Thursday, 17 January 2013

What Is The Difference Between 1300 and 13 Numbers?

What Is The Difference Between 1300 and 13 Numbers? What Is The Difference Between 1300 and 13 Numbers?
By Jason Lagden
1300 and 13 telephone numbers are known as local call rate business numbers in Australia. This means that any calls made to a 1300 or a 13 line will attract only a local call charge as long as the call is made from a landline within the country. The company that owns the 1300 or 13 number pays for the calls received. Both 1300 and 13 numbers are virtual telephone numbers which means that they are not attached to any specific landline. These lines can be used to receive only incoming calls and cannot be used to make outgoing calls.
There are two main differences between 1300 and 13 numbers - the first is the length and the second is the service charge that a company which owns these numbers pays for the calls received.
A 13 number has 6 digits whereas 1300 consists of 10 digits. That is, a 13 number is followed by 4 digits and is therefore considered easier to remember than a longer 1300 number which is followed by 6 digits. Calls received on a 1300 or a 13 number is routed or forwarded from anywhere in Australia to predetermined answer points on a physical landline or mobile phone in any part of the country.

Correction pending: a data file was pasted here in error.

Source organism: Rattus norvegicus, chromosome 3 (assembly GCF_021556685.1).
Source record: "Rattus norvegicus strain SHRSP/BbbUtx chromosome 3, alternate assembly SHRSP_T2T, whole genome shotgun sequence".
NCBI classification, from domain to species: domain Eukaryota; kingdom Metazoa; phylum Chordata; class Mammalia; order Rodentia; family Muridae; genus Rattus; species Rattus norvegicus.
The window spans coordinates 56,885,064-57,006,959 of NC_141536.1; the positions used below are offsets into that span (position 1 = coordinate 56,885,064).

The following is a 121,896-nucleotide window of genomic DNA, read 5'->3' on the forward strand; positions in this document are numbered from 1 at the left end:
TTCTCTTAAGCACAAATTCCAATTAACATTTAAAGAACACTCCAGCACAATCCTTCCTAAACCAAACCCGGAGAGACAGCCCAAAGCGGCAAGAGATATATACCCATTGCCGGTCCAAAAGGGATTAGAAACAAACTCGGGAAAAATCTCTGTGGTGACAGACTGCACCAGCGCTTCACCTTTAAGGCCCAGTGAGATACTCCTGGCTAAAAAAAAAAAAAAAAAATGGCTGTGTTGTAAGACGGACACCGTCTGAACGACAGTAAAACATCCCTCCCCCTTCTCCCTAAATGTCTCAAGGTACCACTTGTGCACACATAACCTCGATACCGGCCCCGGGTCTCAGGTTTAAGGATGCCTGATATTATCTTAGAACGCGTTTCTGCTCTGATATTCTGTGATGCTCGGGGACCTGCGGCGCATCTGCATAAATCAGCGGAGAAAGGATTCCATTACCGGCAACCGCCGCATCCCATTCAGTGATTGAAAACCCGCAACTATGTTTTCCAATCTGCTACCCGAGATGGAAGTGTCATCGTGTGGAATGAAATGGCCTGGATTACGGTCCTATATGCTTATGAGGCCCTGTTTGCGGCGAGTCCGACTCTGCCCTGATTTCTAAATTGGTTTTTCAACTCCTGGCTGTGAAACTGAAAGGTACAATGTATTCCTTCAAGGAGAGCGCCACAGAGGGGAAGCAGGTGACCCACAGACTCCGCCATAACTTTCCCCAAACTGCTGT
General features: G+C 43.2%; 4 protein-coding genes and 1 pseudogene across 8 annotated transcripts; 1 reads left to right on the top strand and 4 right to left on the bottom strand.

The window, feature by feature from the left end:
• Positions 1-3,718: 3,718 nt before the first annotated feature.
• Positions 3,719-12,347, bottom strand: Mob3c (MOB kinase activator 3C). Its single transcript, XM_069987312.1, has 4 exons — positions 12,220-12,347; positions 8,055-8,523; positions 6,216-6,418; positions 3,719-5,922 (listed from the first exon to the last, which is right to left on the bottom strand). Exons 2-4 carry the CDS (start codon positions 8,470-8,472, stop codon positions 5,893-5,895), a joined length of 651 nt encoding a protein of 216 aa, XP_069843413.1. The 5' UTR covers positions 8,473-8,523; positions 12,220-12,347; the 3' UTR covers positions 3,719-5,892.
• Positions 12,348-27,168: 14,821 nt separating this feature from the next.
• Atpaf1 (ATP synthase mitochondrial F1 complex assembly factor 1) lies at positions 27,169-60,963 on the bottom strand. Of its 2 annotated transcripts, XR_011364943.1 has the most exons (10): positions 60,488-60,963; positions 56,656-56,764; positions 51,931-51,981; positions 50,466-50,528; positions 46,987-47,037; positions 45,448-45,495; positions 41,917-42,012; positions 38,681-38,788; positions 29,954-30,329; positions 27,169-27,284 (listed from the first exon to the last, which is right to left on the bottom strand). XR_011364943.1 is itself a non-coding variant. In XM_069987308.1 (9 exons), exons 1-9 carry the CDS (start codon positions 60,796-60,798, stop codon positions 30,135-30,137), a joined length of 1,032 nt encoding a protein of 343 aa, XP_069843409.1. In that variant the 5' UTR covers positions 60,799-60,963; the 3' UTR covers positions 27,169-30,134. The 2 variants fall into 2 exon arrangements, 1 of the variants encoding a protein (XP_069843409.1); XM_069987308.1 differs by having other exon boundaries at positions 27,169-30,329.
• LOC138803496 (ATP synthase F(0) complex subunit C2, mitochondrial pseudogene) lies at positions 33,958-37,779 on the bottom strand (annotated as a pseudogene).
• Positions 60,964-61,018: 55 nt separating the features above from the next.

1300 or 13 numbers are usually used as an alternative to toll free lines by companies and business enterprises. The advantage of a 1300 or a 13 number is that even if the call originates in one state and is routed or forwarded to an answer point in a different state, the caller is still charged local call charges only. The business owner or company which owns the 1300 or 13 number is charged the difference for the interstate calls.
The rental and subscription rates charged by telecom service providers for both 1300 and 13 numbers are the same except for the fact that 13 numbers attract an additional annual government surcharge. This makes owning a 13 line slightly more costly than a 1300 number. To determine the suitability of choosing between a 1300 and a 13 line, a company should consider if the benefits of having a shorter 6-digit number is an advantage. Factors to be taken into account include how the company will use the 13 line in its advertising and marketing communication messages. A company can afford to use a longer 1300 number and still remain effective depending on how established their brand is.
Since both 1300 and 13 lines are virtual inbound call numbers, they are both easily portable and scalable according to a company's growth and expansion plans.
Featuring a 1300 and 13 number in your advertisements can greatly increase response rates since callers can call these numbers at local call rates. A company can create an image of a nationwide presence by owning a 1300 or 13 number. For affordable subscription packages for 1300 and 13 numbers, visit the V Telecom website now.
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